ence. Mrs. E. II. Wescott then fa
vored the gathering with a solo, that
was highly appreciated.
The principal feature of the enter
tainment was the readings by Miss
Katherlne E. Clark, of South Omaha.
will orl.e It verv hlirhlv as a relic of
the earlr history of Cass county.- The flr9t number, a reading from Hop
Louisville Courier. Kin-mnn, was very enmusiasuciuy
encored, and id response the gathering
rroaram or wnuron waattnj. WM fa.orc(j wilD another entertain
fni . L i i M i r I
ine iteorasna iirancn oi me no- ln readlnff. Mr. E. n. Wescott fa-
mao'i Auxiliary to the Board of Mis- vored the comDanv with a very oleaa-
Slons Of the Episcopal Church Will i- m,,,,!-.! B1ect.lnn after which Mia
hold its quarterly meeting in this city Kave a jcCOnd reading that pro-
at M. L.UKe8 cnurcn neanesaay, dnced much merriment and brousht
Novemocn. Une following program fnrth the annlause of the oatherlnir.
which was not content until the
reader returned to render a fourth
number, which concluded the program
of the evening.
The evening was then spent In a
social time until a late hour, when de
licious refreshments were served by
the ladles of tho society. A punch
bowl in the dining room was also a fa
vorite resort of all, and It was with
regret that the social time might not
be prolonged indefinitely that the par
ticipants began to wend their way
homeward at a late hour.
This entertainment was a novel one
and proved to be very edifying, as well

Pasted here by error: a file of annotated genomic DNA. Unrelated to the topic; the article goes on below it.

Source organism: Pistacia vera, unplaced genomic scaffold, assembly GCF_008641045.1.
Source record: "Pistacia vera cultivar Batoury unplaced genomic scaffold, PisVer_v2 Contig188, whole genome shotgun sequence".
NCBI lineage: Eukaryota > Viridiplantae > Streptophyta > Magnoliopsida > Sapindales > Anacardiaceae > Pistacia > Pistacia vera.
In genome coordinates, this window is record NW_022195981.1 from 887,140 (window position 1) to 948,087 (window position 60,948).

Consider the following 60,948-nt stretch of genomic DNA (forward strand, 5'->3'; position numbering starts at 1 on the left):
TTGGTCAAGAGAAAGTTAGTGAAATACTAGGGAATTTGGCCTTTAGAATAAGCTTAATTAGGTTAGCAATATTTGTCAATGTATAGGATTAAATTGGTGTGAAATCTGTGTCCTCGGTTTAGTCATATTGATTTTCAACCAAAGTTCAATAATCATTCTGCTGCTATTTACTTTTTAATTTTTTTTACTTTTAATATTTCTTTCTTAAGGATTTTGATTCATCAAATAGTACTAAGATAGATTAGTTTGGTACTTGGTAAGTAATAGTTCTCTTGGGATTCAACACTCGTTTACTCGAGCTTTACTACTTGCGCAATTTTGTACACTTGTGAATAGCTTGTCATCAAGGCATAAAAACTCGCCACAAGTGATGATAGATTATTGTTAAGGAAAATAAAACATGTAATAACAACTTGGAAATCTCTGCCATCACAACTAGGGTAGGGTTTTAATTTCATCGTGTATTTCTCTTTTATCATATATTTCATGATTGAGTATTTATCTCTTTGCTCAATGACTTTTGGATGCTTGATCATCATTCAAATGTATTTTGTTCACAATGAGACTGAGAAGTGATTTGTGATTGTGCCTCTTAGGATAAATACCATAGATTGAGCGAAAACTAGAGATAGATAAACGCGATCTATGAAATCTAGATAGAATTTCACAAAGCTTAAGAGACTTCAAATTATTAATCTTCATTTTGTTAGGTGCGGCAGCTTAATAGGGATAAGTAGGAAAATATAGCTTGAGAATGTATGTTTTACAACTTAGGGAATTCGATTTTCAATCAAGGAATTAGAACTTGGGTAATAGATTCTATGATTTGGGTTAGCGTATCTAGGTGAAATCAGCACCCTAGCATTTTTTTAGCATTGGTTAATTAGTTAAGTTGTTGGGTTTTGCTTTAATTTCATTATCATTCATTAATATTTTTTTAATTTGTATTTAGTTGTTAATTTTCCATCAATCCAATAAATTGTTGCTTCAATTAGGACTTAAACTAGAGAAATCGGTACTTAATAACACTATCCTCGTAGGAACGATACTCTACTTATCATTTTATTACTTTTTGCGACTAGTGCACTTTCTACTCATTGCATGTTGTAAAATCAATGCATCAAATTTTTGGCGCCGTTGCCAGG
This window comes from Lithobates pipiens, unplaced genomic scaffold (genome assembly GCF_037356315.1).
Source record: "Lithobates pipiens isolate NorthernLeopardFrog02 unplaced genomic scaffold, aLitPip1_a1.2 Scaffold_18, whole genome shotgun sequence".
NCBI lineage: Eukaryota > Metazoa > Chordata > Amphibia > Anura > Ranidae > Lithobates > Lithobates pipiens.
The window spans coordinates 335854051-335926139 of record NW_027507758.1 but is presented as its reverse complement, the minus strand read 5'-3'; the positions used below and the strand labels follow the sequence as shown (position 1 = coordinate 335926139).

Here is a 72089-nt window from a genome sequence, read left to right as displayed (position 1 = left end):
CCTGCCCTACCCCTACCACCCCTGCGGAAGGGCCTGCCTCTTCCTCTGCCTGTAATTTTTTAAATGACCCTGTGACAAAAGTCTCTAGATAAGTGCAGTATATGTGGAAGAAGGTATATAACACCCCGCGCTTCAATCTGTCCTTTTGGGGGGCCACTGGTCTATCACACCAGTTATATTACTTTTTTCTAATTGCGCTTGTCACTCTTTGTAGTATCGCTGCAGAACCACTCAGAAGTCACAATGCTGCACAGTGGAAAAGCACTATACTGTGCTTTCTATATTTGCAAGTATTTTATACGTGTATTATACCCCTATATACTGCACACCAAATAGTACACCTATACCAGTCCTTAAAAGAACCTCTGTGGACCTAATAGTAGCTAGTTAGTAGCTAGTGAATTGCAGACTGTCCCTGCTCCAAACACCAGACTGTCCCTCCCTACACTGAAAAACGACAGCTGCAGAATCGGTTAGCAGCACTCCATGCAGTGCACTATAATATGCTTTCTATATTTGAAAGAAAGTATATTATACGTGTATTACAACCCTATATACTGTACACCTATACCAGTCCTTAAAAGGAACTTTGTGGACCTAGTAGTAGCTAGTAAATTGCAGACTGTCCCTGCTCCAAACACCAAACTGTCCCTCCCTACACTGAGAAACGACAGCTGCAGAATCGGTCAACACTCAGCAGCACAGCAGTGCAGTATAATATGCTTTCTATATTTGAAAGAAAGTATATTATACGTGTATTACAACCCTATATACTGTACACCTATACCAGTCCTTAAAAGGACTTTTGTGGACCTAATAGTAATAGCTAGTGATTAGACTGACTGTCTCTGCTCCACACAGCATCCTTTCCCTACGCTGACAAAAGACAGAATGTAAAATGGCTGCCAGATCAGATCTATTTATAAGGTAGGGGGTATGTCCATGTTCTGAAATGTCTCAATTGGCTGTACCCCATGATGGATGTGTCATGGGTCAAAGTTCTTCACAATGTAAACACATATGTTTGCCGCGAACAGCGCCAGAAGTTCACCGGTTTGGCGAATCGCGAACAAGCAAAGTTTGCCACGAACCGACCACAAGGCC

has been announced:
Holy Communion H. ni
Ailtlrr of Welcome.. Tlie l.t'v. Canon Hurin-'w
lliislni'v, Mei'tlmr 10 a. m.
I.inii'lieoii I l. in.
Mlvilonai'v Mii'ttnir " t. in
Address -"lilocesiin Work". . . IIWioii V llllnin
"lilm-csnn Work "..Mrs. Joint lllliiitis.l iiiali
HeiKirt of tin- MlniH'ftlioll Conference. ..
Mrs. Cliit wood Hamilton. Oinnha
Aililivs The U v. I'dtlicr Nnltli. Lincoln
"Woik I ti 1 ! iMimestlc Field"
Mrs. .lame Wise, Soittli Oiniilm
All members of St. Luke's church
are urged to be present during this cn
tire meeting and a cordial invitation
to the general public Is extended.
Chapped Hands.
Wash your bands with warm water, as enjoyable, to everyone.
dry with n towel and apply Chamber
laln'i Salve lust before going to bed, Taken as directed, it becomes the
and a speedy cure U certain. This greatest curative agent for the relief
salve is also Invaluable for tore nip- of suffering humanity ever devised.
Dies, itching piles and skin diseases. Such Is Hollister's Rocky Mountain
vat axle, bv F. O. Frlcke A Co. and Tea. 35 cents, Tea or Tablets. Oer-
D'Menfi. I ing A Co., druggists.